Study Shows Outbound Calling Legislation Having Little Impact on Overall Volume in UK
February 07, 2008
While consumers throughout the world often cheer when the contact center industry faces another regulation or law that limits their ability to call a consumer at home, those organizations that run the contact centers must find a way to continue to do business and remain in compliance.
According to The UK Contact Centre Operational Review (5th edition),
a recent study of more than 200 contact centers carried out by ContactBabel (News
), legislation curtailing outbound telemarketing is actually having little impact on the overall volume of outbound calls being made.
The ‘Outbound and Call Blending’ chapter of the report revealed findings that show proactive customer service—such as informing of delays and arranging deliveries—accounts for one-third of all outbound activity.
Sales calls to existing customers are still an important aspect of the contact center and these calls made up for 20 percent of outbound calls, with cold calling still accounting for 14 percent of activity.
“Legislation against outbound calling is cutting more deeply in the US, probably because the UK has a stronger service ethic,” said Carl Adkins, CEO, Infinity CCS (News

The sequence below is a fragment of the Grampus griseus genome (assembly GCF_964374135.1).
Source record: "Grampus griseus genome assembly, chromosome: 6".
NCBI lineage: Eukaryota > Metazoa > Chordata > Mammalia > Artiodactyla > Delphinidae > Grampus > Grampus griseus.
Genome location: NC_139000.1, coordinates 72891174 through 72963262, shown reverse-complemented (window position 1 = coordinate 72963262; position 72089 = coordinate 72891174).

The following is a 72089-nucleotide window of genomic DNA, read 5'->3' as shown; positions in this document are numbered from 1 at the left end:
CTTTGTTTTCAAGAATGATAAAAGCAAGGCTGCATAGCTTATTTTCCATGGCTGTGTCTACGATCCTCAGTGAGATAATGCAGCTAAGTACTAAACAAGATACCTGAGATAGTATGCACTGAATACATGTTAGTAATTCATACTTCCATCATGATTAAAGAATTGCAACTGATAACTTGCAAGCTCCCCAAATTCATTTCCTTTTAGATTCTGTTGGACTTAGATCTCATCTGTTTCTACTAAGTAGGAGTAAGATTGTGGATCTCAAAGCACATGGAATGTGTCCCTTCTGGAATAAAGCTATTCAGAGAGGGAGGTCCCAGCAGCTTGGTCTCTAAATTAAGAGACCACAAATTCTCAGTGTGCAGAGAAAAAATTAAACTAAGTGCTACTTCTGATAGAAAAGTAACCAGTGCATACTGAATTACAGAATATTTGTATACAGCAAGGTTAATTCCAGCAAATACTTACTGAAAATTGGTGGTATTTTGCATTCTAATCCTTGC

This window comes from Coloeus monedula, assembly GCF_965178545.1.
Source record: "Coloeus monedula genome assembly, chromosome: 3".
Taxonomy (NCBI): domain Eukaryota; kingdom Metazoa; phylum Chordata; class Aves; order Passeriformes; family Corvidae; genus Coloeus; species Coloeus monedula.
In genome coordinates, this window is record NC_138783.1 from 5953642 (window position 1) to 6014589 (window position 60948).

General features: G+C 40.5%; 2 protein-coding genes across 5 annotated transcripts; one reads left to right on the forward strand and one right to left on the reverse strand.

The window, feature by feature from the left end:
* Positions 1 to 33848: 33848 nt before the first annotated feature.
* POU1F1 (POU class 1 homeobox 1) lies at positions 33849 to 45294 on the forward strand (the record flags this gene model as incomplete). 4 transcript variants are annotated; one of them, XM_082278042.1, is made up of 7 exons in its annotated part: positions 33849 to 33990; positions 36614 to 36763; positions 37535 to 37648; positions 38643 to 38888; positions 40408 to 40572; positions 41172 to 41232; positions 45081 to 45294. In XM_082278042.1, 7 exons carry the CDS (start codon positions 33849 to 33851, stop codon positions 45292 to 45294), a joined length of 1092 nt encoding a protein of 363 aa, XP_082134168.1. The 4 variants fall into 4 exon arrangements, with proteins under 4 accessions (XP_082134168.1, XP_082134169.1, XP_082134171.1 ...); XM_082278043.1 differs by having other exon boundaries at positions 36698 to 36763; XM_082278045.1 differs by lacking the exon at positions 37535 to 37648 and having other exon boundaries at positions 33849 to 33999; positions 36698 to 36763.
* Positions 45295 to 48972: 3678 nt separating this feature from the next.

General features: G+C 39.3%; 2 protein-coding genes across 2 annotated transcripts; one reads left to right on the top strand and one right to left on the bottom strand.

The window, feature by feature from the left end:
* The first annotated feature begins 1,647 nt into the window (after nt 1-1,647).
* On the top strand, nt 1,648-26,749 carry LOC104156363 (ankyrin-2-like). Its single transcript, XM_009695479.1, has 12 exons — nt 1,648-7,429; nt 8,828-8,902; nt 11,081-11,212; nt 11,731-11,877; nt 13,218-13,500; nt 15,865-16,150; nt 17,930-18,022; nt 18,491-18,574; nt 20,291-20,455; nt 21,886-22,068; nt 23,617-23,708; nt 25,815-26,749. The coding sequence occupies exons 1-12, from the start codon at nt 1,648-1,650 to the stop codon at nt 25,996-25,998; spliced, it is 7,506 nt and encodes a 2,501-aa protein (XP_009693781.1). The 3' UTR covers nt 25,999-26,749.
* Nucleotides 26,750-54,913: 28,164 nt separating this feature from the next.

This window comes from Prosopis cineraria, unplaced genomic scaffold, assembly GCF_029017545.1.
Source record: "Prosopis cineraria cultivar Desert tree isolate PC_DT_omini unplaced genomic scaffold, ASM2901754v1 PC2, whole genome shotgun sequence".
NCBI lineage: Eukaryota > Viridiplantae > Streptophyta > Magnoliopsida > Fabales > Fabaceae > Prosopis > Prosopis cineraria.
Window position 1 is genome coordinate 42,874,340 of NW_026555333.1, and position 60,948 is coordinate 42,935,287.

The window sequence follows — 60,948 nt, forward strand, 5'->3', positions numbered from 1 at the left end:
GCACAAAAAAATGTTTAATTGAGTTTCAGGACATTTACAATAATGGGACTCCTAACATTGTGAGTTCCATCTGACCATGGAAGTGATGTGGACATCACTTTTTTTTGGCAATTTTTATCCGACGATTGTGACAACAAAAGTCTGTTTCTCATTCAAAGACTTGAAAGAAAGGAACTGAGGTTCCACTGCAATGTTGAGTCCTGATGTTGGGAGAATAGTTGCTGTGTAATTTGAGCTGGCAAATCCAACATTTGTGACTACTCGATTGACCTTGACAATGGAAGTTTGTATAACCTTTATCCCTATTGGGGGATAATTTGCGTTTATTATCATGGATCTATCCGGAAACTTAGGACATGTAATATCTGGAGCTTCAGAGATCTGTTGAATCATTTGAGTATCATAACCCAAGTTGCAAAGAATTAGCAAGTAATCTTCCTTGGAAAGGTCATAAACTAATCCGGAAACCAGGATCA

), in a statement. “Only 4 percent of survey respondents said that they had reduced their outbound activity a great deal, with a further 17 percent saying that it had reduced slightly since legislation. These figures are less than half of their US counterparts.”
Steve Morrell, the report’s author and respected call center analyst, noted that the relatively low impact of legislation on outbound activity can be greatly attributed to the considerable amount of service and sales related calls made to the existing customer base, which generally do not fall under legislation against outbound calling.
Proactive outbound calling remains a powerful and effective branding technique, especially for reasons of customer service. Such a practice also provides the added benefit of avoiding unnecessary calls.
Morrell provided a prime example that when a business calls its customers to let them know the time of a delivery, it is providing a useful service to its customers, reducing inbound calls on the same subject, and saving the wasted cost of making deliveries to alternative addresses when no one is in to accept.
At the end of the day, contact centers still need to be able to contact their customers and prospective customers. The key is to do it in a way that not only complies with all laws and regulations, with also with accepted standards among consumer preferences. The smart center has already captured this information and can implement it into an effective strategy.
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Susan J. Campbell is a contributing editor for TMCnet and has also written for eastbiz.com. To read more of Susan’s articles, please visit her columnist page.